Razorbacks Not Giving Anything Away

FAYETTEVILLE -- Stan Heath is looking forward to Christmas, but he doesn't want it to come early for Hartford.

The Razorbacks (9-1) play their final game before Christmas at 7:05 tonight against the Hawks (2-4).

Arkansas' coach isn't in the giving mood just yet and he hopes his players aren't either.

"I'm 40, and I look forward to Christmas, too, so I don't expect anything less from 18- or 19-year-olds," Heath said. "The main thing for us to know is that Christmas is on the 25th, not the 23rd.

"On the 23rd, we have an important basketball game and we want to play well and improve our basketball team."

Arkansas has gotten everything Heath has wanted out of its last three games since returning from a nine-day break for final exams.

The Razorbacks have defeated Tennessee State, Prairie View A&M and Lipscomb by a combined 109 points with focused effort on defense and sudden offensive contributions from 6-foot-10 freshman center Darian Townes and 6-4 junior captain Jonathon Modica, who had been mired in a slump through Arkansas' first seven games.

Arkansas also reversed its assist-turnover ratio with 62 assists to 40 turnovers in its last three games.

Townes averaged 17 points in the last three with a career-high 20 against Tennessee State and has hit 23 of 34 shots.

He's shown a good range of shots from 15 feet and closer, including a turnaround baseline jumper Heath called an old school move conjuring up memories of Patrick Ewing and Alonzo Mourning.

Heath has been counting on an offensive post presence to command double teams and free up his guards for open jump shots. He said Townes will have to prepare for that and make good decisions with the ball when that time comes.

Townes has become more aggressive in the last three games by getting firm position and absorbing contact while going up for shots.

He sank a 15-foot jumper and was fouled against Lipscomb, converting a three-point play when his attempt bounced off the top of the backboard twice and fell in.

Townes has improved his free throw shooting in his last two games after starting the year 4 of 15. He's hit 3 of 5 in his last two games after working with former Razorback and free throw guru Tommy Boyer.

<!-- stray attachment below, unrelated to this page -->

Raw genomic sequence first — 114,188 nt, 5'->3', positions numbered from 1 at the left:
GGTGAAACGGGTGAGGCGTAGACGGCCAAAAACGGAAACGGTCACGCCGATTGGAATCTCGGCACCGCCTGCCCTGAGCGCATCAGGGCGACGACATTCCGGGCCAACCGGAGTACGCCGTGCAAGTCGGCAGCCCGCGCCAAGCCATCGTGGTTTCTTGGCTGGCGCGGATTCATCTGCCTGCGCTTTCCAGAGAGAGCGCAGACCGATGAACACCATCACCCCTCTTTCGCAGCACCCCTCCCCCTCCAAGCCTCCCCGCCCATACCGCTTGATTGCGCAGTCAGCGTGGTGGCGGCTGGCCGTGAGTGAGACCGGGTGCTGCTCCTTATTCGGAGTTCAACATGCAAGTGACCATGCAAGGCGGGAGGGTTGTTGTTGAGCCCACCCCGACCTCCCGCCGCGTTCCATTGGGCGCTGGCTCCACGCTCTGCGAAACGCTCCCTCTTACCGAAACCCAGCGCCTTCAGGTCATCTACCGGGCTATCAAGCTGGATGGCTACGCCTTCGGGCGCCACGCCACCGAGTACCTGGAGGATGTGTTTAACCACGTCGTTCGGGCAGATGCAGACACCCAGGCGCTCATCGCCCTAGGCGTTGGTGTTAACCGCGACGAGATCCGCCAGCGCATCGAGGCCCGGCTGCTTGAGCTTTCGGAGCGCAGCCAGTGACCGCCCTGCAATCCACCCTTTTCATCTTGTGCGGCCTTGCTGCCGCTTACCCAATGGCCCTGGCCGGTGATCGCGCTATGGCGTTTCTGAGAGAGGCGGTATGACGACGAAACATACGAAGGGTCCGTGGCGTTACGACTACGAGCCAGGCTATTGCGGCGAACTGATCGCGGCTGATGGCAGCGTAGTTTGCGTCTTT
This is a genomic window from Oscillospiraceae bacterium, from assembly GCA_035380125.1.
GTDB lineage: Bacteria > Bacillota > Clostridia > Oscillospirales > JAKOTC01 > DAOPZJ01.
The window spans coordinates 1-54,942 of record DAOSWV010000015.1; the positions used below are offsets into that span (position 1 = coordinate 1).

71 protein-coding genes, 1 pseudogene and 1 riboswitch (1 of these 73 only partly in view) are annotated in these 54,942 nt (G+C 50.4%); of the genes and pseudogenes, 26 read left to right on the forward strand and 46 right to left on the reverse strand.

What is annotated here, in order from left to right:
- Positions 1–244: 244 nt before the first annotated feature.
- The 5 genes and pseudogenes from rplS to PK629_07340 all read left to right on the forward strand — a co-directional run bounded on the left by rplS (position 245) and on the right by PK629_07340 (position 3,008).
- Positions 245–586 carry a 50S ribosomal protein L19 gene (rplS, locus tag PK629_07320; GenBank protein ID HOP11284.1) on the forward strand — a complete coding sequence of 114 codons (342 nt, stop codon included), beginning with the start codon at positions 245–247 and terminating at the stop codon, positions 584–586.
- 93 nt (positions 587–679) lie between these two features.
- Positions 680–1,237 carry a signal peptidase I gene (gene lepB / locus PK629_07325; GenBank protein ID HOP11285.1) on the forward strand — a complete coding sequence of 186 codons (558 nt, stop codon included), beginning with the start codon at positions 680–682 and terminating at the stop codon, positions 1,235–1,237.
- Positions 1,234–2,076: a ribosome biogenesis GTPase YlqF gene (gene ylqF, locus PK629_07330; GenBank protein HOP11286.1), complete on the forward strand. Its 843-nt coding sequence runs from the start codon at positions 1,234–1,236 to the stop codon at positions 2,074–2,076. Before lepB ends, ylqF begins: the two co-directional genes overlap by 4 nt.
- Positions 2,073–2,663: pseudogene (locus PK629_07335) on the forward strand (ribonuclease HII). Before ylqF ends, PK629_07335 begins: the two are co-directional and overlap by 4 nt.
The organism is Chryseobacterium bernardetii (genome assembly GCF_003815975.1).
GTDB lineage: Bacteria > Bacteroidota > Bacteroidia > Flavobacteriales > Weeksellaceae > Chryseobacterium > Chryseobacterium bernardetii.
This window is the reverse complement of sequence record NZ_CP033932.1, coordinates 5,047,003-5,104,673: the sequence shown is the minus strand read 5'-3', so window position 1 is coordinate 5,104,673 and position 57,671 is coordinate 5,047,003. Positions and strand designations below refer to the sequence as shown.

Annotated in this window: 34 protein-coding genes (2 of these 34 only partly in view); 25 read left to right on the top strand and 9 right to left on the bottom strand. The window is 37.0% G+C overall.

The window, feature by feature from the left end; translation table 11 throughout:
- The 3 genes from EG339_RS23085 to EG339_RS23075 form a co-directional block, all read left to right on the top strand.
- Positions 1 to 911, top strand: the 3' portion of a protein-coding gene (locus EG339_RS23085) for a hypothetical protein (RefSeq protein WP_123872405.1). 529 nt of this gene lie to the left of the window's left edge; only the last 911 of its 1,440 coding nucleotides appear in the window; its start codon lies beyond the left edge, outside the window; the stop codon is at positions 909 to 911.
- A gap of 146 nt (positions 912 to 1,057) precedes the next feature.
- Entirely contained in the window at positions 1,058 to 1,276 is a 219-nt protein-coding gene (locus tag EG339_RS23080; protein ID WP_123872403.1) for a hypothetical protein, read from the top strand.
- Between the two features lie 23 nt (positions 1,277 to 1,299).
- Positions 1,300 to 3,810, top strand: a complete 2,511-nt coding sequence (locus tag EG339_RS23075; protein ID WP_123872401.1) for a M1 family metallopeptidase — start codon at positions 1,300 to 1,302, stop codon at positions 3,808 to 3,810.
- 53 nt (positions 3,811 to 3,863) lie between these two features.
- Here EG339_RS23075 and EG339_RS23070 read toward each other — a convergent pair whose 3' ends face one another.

"He posts up really big," Heath said. "He's a big target. He's calling for it and he has a presence to get it. He really wants it. The players are smart. They realize when a guy is open and they realize what's going to happen.

"They're comfortable throwing it in there because they like the results, too."

After starting the year 1 of 7 from 3-point range and having more turnovers than points against Illinois and Missouri, Modica has hit 6 of 8 3-pointers in his last three games and scored a season-high 16 against Lipscomb with no turnovers in 18 minutes.

Modica led the team in scoring for the first time this season against Lipscomb and is averaging 11.3 points in his last three games.

"The ball feels good coming off my hand," Modica said. "I didn't have that early in the year. I didn't feel like it was going in. Now it feels like it's going in when I let go."

Arkansas has forced 57 turnovers in its last three games, scoring 83 points off the takeaways with inspired efforts against teams with little to get inspired about.

Heath hopes the intensity Arkansas has shown against lesser teams will carry over into the beginning of Southeastern Conference play Jan. 5 against Ole Miss.

"The guys are having fun and the coaches are enjoying what we're doing right now," Heath said. "But not for one minute can we get satisfied or relaxed. There's a grind right in front of us.

"We have to use our game against Hartford as another opportunity to play good basketball and not get caught up in records or the size on the roster."

Arkansas is off to its best start in 10 years, matching the 9-1 start of the 1994-95 team.

The nine wins are the same number Arkansas had in Heath's first season and if the Razorbacks do what they're expected against Hartford, Jacksonville State (Dec. 29) and Louisiana-Monroe (Dec. 31), they'll match last season's 12 heading into conference play.

Heath believes his team -- ranked No. 1 in the SEC in field goal defense (35.7), blocked shots (7.4) and fifth in scoring at 80.8 per game -- is ahead of schedule.

"I'm sure we're not playing the same schedule the (1994-95) team did, but we're real happy with our start," Heath said. "If you were looking before the season started, a lot of people would probably have us 8-2 or maybe losing a game down in the (Virgin) Islands and being 7-3.

"We're probably further ahead than what they thought we'd be."

The Razorbacks' nonconference schedule this season and in 1994-95 actually have a few things in common.

Both teams won at Missouri and beat Tulsa at home. The '95 team lost to No. 3 Massachusetts, this team lost to then-No. 5 and current No. 1 Illinois.

Both teams also won tournaments at island sites. The Razorbacks swept three games in the U.S. Virgin Islands at the Paradise Jam Nov. 19-22 and the '95 team won the Rainbow Classic in Honolulu, Hawaii.

The schedules diverge at the competition in the island tourneys. The '95 team beat Oklahoma, No. 20 Cincinnati and Iowa while the Razorbacks defeated Winthrop, Troy and Eastern Michigan in St. Thomas.

The defending NCAA champions also played lightweights like Jackson State, Centenary, Southern Methodist, Murray State and Florida A&M.

The '95 team didn't need to build its confidence, but Heath sees that quality growing in this young group with each convincing victory.

"Winning breeds confidence," Heath said. "That's something we want to continue to do."

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